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What exactly does jailbreaking and unlocking doing to an iPhone?

I'm aware that hackers are using baseband crashes for unlocking, but how are they exploiting these crashes? Even if they inject their code into memory, how they are keeping it even after a reboot?

How these guys finding the crashes? Can I find the crash log too?

As an iPhone developer, I'm interested in some technical answers.

I've gone through some interesting links from here, but haven't found anything about how the hackers are doing it (especially unlocking).

Any references will be extremely useful.

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closed as not a real question by Philip Regan Apr 3 '11 at 13:51

It's difficult to tell what is being asked here. This question is ambiguous, vague, incomplete, overly broad, or rhetorical and cannot be reasonably answered in its current form. For help clarifying this question so that it can be reopened, visit the help center.If this question can be reworded to fit the rules in the help center, please edit the question.

    
Pretty sure this isn't allowed. "Grey Area" Rules. See meta.apple.stackexchange.com/questions/2/… –  Jason Salaz Nov 29 '10 at 0:50
    
@VxJasonxV We don't allow Hackintosh questions, but we do allow jailbreaking questions –  Kyle Cronin Nov 29 '10 at 0:53
    
I searched for "jailbreak" on meta, no surprise I didn't find "jailbroken". That's aggravating. Thanks for the answer. –  Jason Salaz Nov 29 '10 at 0:55
    
This question should be closed only because it isn't properly wrote, the title is as vague as it can be and the content contains lots of unclear questions. –  sorin Apr 3 '11 at 13:47

2 Answers 2

Jailbreaking is the process of hacking the code signing mechanism to allow unsigned code to run on the phone. There are multiple tools used for this and they vary between both model and iOS version.

Unlocking is the process of hacking the 3G chip's baseband to allow SIM cards from other networks without an official unlock from the carrier. There's also an alternative method called Subscriber Artificial Module (SAM) which creates a fake but slightly more authentic unlock from iTunes. I have never needed a hacked unlock (Australia has official carrier unlocks) so I don't know much more about it. Unlocking naturally needs a jailbreak to work, which is why the two are sometimes confused.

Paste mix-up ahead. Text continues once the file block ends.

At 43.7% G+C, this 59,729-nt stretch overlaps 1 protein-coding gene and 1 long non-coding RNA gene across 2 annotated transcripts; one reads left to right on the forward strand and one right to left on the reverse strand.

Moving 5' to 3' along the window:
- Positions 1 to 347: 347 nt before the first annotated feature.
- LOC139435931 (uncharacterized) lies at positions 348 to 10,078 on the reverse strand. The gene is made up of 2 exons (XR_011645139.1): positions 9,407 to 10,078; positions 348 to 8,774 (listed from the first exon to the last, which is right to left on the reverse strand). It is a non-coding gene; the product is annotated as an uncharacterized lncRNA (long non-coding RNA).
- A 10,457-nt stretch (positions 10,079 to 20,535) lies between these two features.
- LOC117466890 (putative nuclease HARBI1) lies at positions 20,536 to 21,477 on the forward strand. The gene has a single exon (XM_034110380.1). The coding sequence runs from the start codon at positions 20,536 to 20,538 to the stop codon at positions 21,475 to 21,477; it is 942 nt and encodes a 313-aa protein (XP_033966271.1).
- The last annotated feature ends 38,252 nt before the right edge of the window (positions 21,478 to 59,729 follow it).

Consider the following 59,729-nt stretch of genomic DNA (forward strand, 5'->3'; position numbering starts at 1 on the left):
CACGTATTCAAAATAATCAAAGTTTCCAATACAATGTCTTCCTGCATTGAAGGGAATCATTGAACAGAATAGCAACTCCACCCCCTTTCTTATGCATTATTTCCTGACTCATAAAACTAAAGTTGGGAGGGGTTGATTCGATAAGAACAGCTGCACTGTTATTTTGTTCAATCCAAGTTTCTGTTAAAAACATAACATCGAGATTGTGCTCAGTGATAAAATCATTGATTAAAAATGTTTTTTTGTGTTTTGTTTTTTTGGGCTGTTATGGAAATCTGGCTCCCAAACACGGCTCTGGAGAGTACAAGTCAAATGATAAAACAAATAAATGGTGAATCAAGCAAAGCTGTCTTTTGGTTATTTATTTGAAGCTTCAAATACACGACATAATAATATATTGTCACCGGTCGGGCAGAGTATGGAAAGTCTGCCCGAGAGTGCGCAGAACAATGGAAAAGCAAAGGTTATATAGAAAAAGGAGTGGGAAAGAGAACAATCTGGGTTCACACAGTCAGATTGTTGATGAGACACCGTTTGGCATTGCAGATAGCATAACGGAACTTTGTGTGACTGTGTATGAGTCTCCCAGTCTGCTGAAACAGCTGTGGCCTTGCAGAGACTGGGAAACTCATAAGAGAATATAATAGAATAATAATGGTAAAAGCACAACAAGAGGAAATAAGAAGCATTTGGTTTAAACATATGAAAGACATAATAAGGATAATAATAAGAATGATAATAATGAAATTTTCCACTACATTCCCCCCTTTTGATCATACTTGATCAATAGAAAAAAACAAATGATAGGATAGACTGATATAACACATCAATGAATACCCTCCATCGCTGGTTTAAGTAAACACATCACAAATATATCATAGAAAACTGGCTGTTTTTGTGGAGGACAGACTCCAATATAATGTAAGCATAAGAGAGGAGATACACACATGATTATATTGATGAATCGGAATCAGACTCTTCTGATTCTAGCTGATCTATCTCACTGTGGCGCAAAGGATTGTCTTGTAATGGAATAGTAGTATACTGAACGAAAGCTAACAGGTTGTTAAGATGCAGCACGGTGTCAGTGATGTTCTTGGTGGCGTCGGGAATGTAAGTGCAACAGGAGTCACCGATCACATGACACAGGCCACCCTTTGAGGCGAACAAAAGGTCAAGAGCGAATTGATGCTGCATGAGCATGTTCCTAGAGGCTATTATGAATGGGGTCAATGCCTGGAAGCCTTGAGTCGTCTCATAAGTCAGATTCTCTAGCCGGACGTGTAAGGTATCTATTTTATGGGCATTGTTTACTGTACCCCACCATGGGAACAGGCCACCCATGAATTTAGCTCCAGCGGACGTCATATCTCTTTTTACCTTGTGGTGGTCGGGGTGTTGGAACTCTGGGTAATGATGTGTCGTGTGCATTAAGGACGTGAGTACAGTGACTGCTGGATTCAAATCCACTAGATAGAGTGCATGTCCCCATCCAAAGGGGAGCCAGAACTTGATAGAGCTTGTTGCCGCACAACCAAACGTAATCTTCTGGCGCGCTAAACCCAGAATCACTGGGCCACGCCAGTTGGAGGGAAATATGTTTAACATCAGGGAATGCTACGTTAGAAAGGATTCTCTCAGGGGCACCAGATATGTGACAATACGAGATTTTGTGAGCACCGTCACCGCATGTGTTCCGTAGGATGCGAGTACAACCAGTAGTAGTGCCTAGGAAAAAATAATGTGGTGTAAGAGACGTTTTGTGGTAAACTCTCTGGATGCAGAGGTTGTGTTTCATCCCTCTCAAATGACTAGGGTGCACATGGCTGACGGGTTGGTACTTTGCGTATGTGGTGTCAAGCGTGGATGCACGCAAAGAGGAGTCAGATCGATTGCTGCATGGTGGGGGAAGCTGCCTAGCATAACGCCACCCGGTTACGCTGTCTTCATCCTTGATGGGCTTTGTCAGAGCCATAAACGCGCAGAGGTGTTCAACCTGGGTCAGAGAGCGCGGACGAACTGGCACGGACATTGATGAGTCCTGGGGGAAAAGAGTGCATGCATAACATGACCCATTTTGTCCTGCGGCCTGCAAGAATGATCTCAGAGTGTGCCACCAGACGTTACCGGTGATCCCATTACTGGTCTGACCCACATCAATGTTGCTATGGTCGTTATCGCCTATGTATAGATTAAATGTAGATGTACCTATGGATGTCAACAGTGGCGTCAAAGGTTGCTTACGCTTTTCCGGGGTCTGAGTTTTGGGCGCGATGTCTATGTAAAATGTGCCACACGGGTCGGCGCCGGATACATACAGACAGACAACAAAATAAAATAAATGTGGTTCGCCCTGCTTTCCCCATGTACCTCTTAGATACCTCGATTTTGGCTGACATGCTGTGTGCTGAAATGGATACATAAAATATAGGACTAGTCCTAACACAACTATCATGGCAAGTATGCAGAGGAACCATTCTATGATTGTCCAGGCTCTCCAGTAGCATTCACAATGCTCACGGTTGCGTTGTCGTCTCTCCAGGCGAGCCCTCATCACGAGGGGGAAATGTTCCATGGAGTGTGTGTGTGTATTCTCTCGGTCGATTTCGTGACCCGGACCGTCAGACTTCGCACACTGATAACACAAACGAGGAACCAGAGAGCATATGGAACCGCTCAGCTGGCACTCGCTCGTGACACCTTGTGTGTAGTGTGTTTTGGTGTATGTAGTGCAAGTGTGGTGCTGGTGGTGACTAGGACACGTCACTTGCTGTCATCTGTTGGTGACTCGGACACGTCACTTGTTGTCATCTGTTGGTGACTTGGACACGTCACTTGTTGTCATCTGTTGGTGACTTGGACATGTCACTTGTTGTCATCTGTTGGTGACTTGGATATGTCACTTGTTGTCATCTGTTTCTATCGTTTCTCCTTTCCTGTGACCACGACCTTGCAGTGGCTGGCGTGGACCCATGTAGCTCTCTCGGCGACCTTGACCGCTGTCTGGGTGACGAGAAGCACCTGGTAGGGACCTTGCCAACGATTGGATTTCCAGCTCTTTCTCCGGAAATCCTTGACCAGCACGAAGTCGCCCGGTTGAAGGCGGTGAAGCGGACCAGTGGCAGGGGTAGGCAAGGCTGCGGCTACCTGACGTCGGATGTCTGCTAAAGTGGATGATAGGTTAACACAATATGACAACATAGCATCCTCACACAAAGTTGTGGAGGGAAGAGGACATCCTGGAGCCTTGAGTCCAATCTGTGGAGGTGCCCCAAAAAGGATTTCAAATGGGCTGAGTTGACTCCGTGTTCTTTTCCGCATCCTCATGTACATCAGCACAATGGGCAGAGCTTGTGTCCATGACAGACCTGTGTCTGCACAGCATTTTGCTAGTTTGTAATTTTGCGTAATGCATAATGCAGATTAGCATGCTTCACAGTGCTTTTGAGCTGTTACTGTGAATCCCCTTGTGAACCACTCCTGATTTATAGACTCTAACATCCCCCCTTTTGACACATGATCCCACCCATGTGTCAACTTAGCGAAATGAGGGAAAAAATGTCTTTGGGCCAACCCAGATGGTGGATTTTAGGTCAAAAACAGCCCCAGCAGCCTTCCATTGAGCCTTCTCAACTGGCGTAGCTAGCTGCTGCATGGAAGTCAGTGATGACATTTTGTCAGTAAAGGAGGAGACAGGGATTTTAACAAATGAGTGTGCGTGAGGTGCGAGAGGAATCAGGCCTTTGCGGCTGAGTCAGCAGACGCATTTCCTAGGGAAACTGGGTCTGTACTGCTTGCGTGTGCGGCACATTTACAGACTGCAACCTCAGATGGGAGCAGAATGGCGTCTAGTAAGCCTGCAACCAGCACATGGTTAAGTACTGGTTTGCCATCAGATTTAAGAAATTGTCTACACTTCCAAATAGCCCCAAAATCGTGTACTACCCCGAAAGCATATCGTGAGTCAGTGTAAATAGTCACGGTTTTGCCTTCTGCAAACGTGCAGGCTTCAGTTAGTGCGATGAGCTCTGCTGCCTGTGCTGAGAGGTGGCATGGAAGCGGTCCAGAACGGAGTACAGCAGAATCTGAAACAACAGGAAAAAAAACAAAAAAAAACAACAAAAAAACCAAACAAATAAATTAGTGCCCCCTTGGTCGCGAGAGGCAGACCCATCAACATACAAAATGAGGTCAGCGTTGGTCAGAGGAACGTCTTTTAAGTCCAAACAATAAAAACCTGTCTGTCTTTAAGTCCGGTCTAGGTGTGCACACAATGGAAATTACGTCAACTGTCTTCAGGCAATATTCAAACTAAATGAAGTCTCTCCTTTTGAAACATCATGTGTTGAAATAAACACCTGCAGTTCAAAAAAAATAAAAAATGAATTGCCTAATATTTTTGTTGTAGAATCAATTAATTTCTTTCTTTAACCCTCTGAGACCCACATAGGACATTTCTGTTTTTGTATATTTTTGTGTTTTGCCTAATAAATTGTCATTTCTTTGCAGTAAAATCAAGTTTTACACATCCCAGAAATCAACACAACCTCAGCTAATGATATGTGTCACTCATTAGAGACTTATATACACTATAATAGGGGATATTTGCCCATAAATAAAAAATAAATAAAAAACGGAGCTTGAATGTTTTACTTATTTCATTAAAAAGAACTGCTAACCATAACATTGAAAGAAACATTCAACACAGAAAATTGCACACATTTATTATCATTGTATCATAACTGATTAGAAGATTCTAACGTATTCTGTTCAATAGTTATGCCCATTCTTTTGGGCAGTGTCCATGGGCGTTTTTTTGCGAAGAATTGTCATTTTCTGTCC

If you want a more technical answer you'll need to specify one or the other, as jailbreaking and unlocking are two entirely different types of hacks.

I'd also advise against trying anything you don't completely understand because if you don't know what you're doing you're liable to make irreversible changes to your phone, especially when tampering with the baseband.

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Im curious knowing more about unlocking,how can i find the baseband crash logs? –  Aji Dec 10 '10 at 8:39
    
As I mentioned, I have no idea. Try posting a comment on the Dev Team blog. You better be 200% sure of anything you do to your baseband, because changes to it are irreversible. I cannot stress enough how much of an unwise idea it is to casually poke around at baseband hacking. –  Tim Dec 13 '10 at 3:27

Jailbreak allows installation of non apple approved apps. Unlock allows you to use iPhone with another cell phone company.

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That didn't meaningfully cover anything the OP asked. –  Jason Salaz Nov 29 '10 at 1:15
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@VxJasonxV - The OP asked "What exactly is Jailbreaking and unlocking doing to an iPhone ?" @Zote answered that. –  Dori Dec 1 '10 at 6:00
    
No, the OP said "What exactly is Jailbreaking and unlocking doing to an iPhone?" The OP did NOT say "What will Jailbreaking and unlocking allow me to do?" The OP is asking for things like what the SHAtter exploit does, what signture falsifying/checksum disabling is going on, etc. etc. etc. Emphasis on the fourth line: "As an iPhone developer, I'm interested in some technical answers." (Emphasis mine.) Also note my own words. Meaningfully cover. The OP is asking for details, he got peanuts instead. –  Jason Salaz Dec 1 '10 at 8:58
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If the OP wanted technical questions he should have asked specifically about either Jailbreaking or unlocking, as these are two rather separate processes to do to the phone. I've Jailbroken an iPhone 3G and an iPhone 4, but I've never unlocked them because I've never needed an unofficial unlock. –  Tim Dec 10 '10 at 4:49

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